June 30, 2011
Was Jackson Pollock More Than An Artist?
According to a multidisciplinary team of researchers, American artist Jackson Pollock's paintings do not defy the laws of physics.
The researchers from Boston College and Harvard believe Pollock was an intuitive master of laws that govern the flow of liquids under gravity."In order to understand what is taking place with Pollock, it's essential to understand the laws of physics and the dynamics at play under the laws of gravity," Claude Cernuschi, a professor of art history at Boston College, said in a statement.
Pollock was an abstract expressionist in the 1940s and 50s who adopted the method of pouring paint onto canvas in order to convey his artistic vision.
The researchers analyzed Pollock's drizzles, drops and splashes to reveal the workings of a physical phenomena known as jets, drops and sheets. According to the researchers, each is governed by the law of fluid dynamics, which Pollock exploited by manipulating the thickness of his pigments and paints with water solvents.
"When Pollock is creating his pieces, he is enlisting gravity as a participant "“ as a co-conspirator," Cernuschi said in a statement.
"He has to understand how pigment is going to behave under the laws of gravity. He has to anticipate what is going to happen and work accordingly. There is both spontaneity and control, just as there is in the improvisation of a jazz musician."
The team said there has long been speculation about the role of fluid dynamics in Pollock's work, but never before an explicit quantitive exploration of Pollocks' primary methodology and his less frequent use of drops and sheets.
The researchers looked at Pollock's techniques and the physical aspects of paint on canvas in order to understand the forces at play. Their calculations describe Pollock's lifting and dispensing of paint in terms of paint load volume, viscosity, flow rates, gravity, and other factors.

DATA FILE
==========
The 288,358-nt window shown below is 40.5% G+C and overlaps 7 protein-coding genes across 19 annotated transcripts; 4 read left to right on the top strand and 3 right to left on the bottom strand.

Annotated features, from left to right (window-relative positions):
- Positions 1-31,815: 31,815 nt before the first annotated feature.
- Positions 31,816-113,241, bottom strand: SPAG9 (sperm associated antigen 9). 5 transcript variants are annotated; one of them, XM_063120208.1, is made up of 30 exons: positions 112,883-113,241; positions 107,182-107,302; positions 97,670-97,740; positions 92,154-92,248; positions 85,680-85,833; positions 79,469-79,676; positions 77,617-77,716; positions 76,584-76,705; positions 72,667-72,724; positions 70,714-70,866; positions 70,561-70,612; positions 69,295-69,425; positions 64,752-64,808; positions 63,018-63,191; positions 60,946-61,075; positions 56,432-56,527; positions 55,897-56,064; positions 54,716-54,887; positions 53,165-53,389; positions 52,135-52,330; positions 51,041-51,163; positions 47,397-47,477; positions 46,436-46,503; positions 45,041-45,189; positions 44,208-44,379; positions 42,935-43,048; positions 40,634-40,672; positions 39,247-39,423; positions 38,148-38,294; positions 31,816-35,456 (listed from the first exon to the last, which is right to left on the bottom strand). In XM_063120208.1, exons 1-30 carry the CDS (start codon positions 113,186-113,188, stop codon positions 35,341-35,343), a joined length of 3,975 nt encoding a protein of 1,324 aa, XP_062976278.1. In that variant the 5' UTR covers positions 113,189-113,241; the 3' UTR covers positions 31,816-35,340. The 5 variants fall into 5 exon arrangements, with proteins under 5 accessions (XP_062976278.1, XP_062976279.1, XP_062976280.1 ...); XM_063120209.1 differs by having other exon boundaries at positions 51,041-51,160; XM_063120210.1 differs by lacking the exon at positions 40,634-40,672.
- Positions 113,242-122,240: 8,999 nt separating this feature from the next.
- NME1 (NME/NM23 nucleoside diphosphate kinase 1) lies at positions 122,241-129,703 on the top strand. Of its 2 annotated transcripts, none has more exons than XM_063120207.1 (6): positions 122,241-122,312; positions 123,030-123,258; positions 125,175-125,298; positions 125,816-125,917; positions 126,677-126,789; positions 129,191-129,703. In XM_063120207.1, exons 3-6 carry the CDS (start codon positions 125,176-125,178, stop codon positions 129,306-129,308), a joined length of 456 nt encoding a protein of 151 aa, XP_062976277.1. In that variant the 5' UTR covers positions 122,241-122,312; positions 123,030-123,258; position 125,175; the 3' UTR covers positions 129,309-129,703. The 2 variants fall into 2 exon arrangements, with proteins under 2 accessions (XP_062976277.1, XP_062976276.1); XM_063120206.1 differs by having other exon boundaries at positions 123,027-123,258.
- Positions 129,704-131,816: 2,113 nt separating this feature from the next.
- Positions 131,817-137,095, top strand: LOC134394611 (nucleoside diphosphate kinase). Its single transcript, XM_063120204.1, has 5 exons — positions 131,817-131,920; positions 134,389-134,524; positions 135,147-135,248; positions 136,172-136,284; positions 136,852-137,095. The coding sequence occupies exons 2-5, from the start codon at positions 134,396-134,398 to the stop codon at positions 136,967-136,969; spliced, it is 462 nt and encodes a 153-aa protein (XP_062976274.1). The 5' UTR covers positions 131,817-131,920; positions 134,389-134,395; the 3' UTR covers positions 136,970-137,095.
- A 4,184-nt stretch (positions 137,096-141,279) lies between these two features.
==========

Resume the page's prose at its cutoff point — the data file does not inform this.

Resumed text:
Pollock worked by loading a stick or towel with a greater amount of paint than a brush holds during conventional easel painting. He released a jet of liquid to the canvas placed on the floor.
According to the researchers, his physical technique reflects his efforts to control liquid-jet dynamics such as fluid instability called coiling, which is the circular motion of a thinning paint jet.
The team said that while Pollock may have instinctively understood how to control these forces, it would be years later before scientists came to fully understand them in theory and practice.
"By pouring paint in this continuous jet fashion or by dripping it, he incorporated physics into the process of painting itself," Andrzej Herczynski, a physicists at Boston College, said in statement. "To the degree that he did and to the degree he varied his materials "“ by density or viscosity "“ he was experimenting in fluid dynamics, although his aim was not to describe the physics, but to produce a certain aesthetic effect."
The findings are reported in Physics Today.
Image Caption: Jackson Pollock at work, photographed by Martha Holmes. Photo (c) Time Inc, Getty Images.
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